Total Health

Back Pain

Back pain is the leading cause of workplace disability in Australia and frustrates many people with its consistency, or on the other end of the scale the frequent episodes they suffer.

In the Clinical evidence handbook for Family Physicians (1), lower back pain is defined as either specific or nonspecific. Specific lower back pain is typically from a cause, or known reason, where as non specific lower back pain is from non-recognisable pathology.

In the clinical evidence handbook, they also discuss how over 70% of people in developed countries suffer from back pain, of which 10% never return to work.

For many people, that main treatment options include acupuncture, exercises, steroid injections, surgery or allied health care such as Chiropractic care.

As discussed in the handbook, though there are many good options for treatment, the common approach from medical practitioners of cortisone or steroid injections are no better than sham or placebo treatments.

Acute Lower Back Pain

Acute lower back pain is defined as pain that has just occured, typically resulting from a trauma, but also can come on randomly without warning

Acute lower back pain can results in a range of symptoms including:

  • Sharp pain
  • Shooting pain
  • Inability to move or rotate
  • Pain referring down legs
  • Weakness, or feeling of instability
  • Dull, aching nature

Chronic Lower Back Pain

Chronic lower back pain is pain in the lower region of your spine that has been around for 3 months or more. This pain, although can come and go, is often consistent and may range in intensity.

People suffering from chronic lower back pain often report ongoing effects such as:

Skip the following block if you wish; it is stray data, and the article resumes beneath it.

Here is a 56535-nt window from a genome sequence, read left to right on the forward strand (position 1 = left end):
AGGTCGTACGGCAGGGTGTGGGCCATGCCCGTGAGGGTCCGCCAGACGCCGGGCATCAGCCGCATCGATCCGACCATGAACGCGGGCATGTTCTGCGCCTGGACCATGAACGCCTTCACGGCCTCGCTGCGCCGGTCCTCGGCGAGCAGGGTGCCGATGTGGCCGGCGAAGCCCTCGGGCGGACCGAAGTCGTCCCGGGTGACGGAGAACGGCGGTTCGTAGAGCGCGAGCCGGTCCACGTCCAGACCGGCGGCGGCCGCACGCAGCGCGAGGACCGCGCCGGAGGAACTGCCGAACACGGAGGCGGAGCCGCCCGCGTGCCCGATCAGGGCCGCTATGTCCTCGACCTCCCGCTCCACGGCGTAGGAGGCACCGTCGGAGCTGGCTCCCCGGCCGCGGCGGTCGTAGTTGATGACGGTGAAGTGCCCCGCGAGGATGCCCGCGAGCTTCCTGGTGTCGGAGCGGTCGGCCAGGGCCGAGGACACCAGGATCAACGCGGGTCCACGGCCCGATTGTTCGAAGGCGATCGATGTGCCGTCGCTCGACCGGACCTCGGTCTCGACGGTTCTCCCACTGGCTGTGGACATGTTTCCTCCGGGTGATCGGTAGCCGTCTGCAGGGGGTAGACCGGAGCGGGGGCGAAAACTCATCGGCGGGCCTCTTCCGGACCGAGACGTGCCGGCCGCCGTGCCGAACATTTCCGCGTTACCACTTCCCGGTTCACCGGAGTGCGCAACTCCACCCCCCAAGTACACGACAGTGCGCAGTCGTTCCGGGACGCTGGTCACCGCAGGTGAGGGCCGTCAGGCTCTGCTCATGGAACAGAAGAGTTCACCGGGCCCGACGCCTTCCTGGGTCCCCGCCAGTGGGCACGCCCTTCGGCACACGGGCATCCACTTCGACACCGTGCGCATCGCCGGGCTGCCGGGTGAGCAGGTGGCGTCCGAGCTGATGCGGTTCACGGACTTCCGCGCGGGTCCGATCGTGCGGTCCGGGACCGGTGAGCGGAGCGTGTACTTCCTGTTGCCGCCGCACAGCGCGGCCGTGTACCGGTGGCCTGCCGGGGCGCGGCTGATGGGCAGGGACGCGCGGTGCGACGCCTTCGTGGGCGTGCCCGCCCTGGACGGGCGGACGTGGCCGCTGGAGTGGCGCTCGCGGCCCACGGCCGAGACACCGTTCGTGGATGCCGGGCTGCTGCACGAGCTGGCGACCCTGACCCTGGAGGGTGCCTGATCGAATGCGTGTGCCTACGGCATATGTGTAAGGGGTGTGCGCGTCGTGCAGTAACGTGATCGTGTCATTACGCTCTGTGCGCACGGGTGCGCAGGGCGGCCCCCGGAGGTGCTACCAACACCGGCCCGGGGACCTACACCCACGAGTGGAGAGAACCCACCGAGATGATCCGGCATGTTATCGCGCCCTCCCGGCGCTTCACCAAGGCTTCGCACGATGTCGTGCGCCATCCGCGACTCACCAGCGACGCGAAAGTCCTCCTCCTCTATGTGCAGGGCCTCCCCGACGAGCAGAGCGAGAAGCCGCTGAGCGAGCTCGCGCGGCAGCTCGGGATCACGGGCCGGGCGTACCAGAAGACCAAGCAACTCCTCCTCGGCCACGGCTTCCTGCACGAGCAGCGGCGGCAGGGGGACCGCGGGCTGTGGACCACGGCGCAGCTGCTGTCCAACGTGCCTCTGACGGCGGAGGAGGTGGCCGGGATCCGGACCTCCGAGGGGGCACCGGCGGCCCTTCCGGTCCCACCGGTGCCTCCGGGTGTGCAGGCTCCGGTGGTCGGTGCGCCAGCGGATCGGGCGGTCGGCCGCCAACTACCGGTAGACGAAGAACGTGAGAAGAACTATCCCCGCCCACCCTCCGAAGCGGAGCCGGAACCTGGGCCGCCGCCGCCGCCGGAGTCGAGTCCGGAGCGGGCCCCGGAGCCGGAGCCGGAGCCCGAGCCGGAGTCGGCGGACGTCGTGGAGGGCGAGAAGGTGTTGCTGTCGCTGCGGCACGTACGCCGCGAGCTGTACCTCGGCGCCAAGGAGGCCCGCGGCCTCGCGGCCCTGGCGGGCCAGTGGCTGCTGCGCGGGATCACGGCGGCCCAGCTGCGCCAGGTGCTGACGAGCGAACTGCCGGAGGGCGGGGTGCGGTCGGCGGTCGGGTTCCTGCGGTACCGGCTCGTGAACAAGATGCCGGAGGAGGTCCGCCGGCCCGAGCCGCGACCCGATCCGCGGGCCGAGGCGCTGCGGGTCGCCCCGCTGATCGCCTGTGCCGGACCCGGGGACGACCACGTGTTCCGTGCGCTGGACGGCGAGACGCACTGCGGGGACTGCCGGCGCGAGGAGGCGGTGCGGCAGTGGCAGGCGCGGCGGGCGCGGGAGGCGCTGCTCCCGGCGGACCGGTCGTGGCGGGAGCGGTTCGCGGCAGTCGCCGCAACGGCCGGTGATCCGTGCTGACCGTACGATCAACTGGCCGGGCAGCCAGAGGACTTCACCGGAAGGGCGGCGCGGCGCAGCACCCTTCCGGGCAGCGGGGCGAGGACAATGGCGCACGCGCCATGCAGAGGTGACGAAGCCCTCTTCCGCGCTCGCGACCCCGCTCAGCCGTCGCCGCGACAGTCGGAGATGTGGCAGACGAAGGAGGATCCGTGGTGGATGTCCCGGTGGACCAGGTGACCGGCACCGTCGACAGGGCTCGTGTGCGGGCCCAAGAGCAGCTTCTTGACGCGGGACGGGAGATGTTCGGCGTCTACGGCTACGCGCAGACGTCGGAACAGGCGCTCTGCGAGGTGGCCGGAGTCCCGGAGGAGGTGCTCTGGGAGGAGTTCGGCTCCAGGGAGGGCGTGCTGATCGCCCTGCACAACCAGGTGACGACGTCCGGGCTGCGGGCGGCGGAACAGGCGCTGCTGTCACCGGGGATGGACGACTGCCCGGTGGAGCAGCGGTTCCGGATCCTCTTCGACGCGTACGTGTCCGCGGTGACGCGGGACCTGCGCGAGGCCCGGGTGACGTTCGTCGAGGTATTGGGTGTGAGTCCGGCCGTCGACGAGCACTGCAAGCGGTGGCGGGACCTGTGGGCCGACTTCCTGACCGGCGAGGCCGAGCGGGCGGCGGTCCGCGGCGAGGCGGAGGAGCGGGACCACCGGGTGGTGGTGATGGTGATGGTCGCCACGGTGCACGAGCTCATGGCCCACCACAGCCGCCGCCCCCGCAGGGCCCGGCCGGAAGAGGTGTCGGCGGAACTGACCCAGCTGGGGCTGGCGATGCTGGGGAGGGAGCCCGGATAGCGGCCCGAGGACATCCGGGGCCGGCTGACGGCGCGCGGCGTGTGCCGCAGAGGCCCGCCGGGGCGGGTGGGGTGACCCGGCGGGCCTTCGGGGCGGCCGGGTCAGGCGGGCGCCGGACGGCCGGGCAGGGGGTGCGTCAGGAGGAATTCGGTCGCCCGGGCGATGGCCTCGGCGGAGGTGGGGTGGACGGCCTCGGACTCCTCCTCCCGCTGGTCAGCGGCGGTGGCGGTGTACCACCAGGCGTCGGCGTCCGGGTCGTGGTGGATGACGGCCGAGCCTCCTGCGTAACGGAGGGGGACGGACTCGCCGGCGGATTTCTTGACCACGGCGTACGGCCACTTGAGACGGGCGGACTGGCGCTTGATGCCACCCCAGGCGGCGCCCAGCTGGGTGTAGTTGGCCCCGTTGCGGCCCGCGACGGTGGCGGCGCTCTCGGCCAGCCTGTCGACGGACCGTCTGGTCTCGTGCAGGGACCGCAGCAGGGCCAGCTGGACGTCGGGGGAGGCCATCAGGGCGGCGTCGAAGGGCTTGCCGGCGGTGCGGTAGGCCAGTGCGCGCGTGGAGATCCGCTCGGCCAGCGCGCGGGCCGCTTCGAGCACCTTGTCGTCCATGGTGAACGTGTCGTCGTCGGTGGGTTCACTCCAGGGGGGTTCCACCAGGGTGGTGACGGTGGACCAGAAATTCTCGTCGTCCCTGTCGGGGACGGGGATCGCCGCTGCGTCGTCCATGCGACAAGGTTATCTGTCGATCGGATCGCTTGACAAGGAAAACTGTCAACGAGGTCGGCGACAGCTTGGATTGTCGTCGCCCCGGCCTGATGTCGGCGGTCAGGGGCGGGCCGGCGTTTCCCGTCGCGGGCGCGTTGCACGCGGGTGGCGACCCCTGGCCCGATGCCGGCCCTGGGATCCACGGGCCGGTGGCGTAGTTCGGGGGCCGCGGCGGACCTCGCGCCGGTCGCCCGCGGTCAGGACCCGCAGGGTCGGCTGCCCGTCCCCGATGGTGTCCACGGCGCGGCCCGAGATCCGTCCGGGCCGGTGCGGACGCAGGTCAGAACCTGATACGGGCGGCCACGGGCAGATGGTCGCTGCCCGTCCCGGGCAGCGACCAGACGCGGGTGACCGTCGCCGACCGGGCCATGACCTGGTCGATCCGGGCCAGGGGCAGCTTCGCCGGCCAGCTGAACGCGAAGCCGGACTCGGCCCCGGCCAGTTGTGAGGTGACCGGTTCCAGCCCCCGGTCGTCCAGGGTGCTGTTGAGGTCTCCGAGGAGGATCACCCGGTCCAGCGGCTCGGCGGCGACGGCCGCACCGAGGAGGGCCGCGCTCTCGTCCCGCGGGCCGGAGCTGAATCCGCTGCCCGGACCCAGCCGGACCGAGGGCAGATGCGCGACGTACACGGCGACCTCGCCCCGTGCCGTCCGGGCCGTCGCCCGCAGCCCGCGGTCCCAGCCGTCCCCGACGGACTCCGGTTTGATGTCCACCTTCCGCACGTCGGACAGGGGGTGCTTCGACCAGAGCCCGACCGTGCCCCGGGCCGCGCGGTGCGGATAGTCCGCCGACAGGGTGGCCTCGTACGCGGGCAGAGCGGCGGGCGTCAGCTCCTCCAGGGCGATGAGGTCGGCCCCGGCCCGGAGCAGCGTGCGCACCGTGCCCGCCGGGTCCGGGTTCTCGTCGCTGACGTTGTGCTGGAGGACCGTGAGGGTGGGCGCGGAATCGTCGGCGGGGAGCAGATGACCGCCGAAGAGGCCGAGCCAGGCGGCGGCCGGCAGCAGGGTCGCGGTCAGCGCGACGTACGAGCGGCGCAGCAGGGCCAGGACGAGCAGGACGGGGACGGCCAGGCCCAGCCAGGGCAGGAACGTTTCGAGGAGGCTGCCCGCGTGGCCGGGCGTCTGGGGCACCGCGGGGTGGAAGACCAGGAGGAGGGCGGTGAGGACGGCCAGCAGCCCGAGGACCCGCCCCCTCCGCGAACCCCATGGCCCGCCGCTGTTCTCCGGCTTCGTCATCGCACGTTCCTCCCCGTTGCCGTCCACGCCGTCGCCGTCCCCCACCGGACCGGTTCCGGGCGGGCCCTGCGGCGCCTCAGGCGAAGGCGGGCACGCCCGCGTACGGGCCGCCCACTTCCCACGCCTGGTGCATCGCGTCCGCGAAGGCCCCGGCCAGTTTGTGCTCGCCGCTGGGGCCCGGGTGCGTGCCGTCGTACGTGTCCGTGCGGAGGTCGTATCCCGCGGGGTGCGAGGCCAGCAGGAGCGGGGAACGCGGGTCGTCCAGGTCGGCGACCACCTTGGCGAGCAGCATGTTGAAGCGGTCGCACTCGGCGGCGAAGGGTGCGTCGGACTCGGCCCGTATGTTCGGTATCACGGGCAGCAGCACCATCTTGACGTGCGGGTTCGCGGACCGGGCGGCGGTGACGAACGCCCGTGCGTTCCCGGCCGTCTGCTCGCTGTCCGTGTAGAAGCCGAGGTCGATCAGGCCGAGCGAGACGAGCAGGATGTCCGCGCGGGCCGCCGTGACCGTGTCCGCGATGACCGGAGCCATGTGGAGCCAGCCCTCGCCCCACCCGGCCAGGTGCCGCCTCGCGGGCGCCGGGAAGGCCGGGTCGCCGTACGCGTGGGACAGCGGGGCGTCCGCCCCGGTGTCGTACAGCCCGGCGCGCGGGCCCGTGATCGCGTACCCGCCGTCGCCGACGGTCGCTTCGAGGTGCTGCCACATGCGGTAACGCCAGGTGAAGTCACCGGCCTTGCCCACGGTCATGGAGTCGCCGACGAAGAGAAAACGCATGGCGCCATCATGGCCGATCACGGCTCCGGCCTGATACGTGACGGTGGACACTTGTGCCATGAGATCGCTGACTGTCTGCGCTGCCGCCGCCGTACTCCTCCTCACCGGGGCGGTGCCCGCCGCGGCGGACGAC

• Reduced physical activity
  • Increased number of sick days
  • Reduced productivity around the house

Chronic lower back pain can be the result of muscular dysfunction or tension, postural abnormalities, disc herniations or pathologies and more.

Treatment for Acute and Chronic Lower Back Pain

Across the years there has been numerous debates over what is the best clinical approach for lower back pain compared to others

A study completed in 2018, published in the Spine J (2) showed the Chiropractic manipulation has moderate quality evidence for the treatment and management of lower back pain compared to mobilisations. Mobilisations are typically performed by physiotherapists and osteopaths, where as commonly Chiropractors perform manipulations.

This study shows the effectiveness of Chiropractic care on lower back pain.

To further show the support of ongoing Chiropractic care for lower back pain, a well known, randomised controlled study of high evidence produced in Norway (2) last year showed that Chiropractic care was far better in reducing the number of days a patient experienced lower back pain rather than a symptom based approach.

These mentioned studies show that specific chiropractic adjustments may be effective in reducing acute and chronic lower back pain, and ongoing chiropractic care is recommended to further reduce symptoms long term!

  • Coulter ID, Crawford C, Hurwitz EL, et al. Manipulation and mobilization for treating chronic low back pain: a systematic review and meta-analysis. Spine J. 2018;18(5):866–879. doi:10.1016/j.spinee.2018.01.013
  • Eklund A, Jensen I, Lohela-Karlsson M, et al. The Nordic Maintenance Care program: Effectiveness of chiropractic maintenance care versus symptom-guided treatment for recurrent and persistent low back pain-A pragmatic randomized controlled trial. PLoS One. 2018;13(9):e0203029. Published 2018 Sep 12. doi:10.1371/journal.pone.0203029


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